If you have questions on how to treat Arsenic
in your well water,
call us today 800-447-2366 and ask to speak to a specialist.


Other Treatments Methods:

Single tap, Granular Ferric cartridge type filters can remove small amounts of arsenic (both species) for cooking and drinking.  The major disadvantage of this type of system is that only one water tap in the home is treated (water used for bathing and laundry exposes skin to the untreated Arsenic levels, untreated taps are also commonly used for tooth brushing). These types of systems generally have a low flow rate, the cartridges need monitoring and replacement, and it is not uncommon for home owners to exceed the life of the cartridges without even knowing so. Arsenic treatment media adsorbs the Arsenic, so it is important to change cartridges appropriately when needed.   In smaller houses, where economic circumstances prevent whole house treatment, these systems are a guaranteed solution when practical.

Anion Exchange and Reverse Osmosis systems are not recommended because they remove only one of the two species of Arsenic (Arsenic V).  It is uncommon to have testing to determine the species of the Arsenic, but if a laboratory determination has been made that the Arsenic is Arsenic V only, these types of systems could be used but will require increased maintenance.  Reverse Osmosis is also a single tap, cartridge based system, so it will have the same limitations as described above.  Anion Exchange is a negatively charged water softener (a common water softener is cation exchange).  Anion exchange systems require the addition of salt and increased maintenance to ensure that that regeneration occurs so Arsenic isn’t dumped into the treated water, and they also present Arsenic disposal and reintroduction issues since the Arsenic rejected via the drain line is introduced back into the environment near the home.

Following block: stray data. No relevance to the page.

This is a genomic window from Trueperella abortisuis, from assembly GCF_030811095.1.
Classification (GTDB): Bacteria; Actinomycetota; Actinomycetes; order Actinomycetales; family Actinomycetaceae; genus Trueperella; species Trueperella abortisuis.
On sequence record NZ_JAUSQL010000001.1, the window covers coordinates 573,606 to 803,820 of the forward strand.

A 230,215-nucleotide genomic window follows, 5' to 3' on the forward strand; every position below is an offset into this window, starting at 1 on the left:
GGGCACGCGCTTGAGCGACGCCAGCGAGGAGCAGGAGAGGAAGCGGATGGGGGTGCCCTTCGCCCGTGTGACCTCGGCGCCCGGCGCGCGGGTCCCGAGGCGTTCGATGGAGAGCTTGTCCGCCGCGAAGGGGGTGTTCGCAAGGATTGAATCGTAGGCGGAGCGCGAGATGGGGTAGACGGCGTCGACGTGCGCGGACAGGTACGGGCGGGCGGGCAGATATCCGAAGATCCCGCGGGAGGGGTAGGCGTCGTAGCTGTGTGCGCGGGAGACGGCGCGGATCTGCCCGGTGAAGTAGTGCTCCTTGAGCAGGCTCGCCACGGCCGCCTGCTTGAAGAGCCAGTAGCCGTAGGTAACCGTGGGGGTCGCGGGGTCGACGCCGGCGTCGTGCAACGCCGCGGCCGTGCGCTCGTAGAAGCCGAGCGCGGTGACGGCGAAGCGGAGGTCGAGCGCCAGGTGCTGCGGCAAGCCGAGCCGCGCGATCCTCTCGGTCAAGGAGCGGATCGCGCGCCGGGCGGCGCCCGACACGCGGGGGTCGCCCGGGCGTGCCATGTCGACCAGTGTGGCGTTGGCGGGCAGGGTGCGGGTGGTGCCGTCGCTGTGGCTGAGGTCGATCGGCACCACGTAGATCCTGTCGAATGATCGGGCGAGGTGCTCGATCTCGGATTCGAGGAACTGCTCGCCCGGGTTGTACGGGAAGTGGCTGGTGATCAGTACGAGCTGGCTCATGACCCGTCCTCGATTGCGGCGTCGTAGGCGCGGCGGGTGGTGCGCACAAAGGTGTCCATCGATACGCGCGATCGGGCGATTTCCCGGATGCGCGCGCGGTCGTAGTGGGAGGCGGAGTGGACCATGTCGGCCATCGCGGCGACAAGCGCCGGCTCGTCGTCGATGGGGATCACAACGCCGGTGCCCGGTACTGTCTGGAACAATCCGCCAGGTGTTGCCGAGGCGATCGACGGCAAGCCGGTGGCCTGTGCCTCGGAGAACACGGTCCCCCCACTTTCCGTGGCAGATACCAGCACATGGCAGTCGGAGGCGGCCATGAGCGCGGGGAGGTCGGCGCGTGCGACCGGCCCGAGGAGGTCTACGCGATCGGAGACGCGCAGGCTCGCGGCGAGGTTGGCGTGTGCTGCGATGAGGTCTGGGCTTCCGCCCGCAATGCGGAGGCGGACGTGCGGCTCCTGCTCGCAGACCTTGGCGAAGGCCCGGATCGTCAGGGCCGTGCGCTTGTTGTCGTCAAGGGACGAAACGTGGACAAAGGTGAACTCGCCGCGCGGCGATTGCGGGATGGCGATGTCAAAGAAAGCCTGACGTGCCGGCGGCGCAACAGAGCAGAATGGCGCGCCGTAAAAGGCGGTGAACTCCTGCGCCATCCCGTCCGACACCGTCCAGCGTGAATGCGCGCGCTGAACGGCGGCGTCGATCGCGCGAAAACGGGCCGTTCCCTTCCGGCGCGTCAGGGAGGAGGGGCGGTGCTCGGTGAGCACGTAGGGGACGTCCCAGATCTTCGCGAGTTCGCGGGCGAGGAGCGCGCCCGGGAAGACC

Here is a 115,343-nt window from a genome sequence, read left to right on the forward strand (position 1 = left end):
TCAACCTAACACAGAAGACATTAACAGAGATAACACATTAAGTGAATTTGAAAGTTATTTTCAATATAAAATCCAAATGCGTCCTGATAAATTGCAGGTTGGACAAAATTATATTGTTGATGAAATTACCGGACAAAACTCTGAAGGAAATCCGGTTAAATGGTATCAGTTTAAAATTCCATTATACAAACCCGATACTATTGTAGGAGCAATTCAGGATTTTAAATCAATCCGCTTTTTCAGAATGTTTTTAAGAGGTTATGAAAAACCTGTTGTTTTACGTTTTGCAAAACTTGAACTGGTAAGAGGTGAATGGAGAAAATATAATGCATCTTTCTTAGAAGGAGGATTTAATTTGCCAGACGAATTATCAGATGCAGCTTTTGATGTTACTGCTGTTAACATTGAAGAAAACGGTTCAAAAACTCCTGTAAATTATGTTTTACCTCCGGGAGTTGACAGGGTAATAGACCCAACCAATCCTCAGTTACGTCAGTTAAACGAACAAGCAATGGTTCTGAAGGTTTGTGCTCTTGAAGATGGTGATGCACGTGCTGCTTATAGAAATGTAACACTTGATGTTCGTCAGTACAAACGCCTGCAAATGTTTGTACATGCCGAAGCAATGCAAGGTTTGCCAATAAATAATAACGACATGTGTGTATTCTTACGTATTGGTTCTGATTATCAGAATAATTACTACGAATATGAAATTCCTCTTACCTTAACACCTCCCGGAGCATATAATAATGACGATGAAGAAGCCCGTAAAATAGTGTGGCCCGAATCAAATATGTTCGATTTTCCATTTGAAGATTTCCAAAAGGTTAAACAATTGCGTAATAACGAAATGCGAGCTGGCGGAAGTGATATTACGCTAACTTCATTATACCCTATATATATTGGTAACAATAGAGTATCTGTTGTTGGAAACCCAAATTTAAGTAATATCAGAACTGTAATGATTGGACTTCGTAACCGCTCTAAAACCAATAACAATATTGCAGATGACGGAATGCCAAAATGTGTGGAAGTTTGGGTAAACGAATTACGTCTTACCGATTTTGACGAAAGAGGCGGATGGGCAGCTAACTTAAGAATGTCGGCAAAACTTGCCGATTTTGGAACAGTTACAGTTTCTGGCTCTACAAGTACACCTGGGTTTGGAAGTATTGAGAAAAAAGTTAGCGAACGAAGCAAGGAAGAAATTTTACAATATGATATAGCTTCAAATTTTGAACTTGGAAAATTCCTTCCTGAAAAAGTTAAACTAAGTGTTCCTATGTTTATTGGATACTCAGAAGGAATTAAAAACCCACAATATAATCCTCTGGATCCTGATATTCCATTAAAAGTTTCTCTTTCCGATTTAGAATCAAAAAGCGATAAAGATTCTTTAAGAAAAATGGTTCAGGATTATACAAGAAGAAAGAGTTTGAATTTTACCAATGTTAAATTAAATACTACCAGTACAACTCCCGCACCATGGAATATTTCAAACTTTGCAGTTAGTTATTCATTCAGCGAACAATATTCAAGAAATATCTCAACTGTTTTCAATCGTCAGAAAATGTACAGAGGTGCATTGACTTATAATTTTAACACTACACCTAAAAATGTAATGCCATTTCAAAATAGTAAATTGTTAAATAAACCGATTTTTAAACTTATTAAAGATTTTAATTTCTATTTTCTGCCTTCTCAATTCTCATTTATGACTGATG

Arsenic Water Treatment for Residential Wells in New Jersey 

ARSENIC

arsenic in njArsenic has been found to occur in well water of the Piedmont Physiographic Province of New Jersey (Figure 1) at levels exceeding the drinking water standard. Research by the NJ Geological Survey (NJGS) indicates the arsenic is predomi­ nantly naturally occurring. Arsenic in well water is colorless, odorless, and tasteless. The only way to identify its pres­ ence is to have the water specifically tested for arsenic. You should have your water tested for arsenic if you have your own well and live in the shaded area of the map in Figure 1. 

Sources of information come from:

NJDEP, 2004, NJGS Information Circular, Arsenic in New Jersey Ground Water

NJDEP, 2004, A Homeowner’s Guide to Arsenic in Drinking Water

NJDEP, 2002, Private Well Testing Act Web Site

 

 

Arsenic Links:

Barnard College, NJ Arsenic Awareness Initiative

World Health Organization: EXPOSURE TO ARSENIC: A MAJOR PUBLIC HEALTH CONCERN

Water Arsenic Exposure and Children’s Intellectual Function in Araihazar, Bangladesh

Arsenic in drinking water and adult mortality: a population-based cohort study in rural Bangladesh

Arsenic "In Small Doses" Video (Darthmouth Medical School, Toxic Metals Superfund Research Program)Video

arsenic map of the USA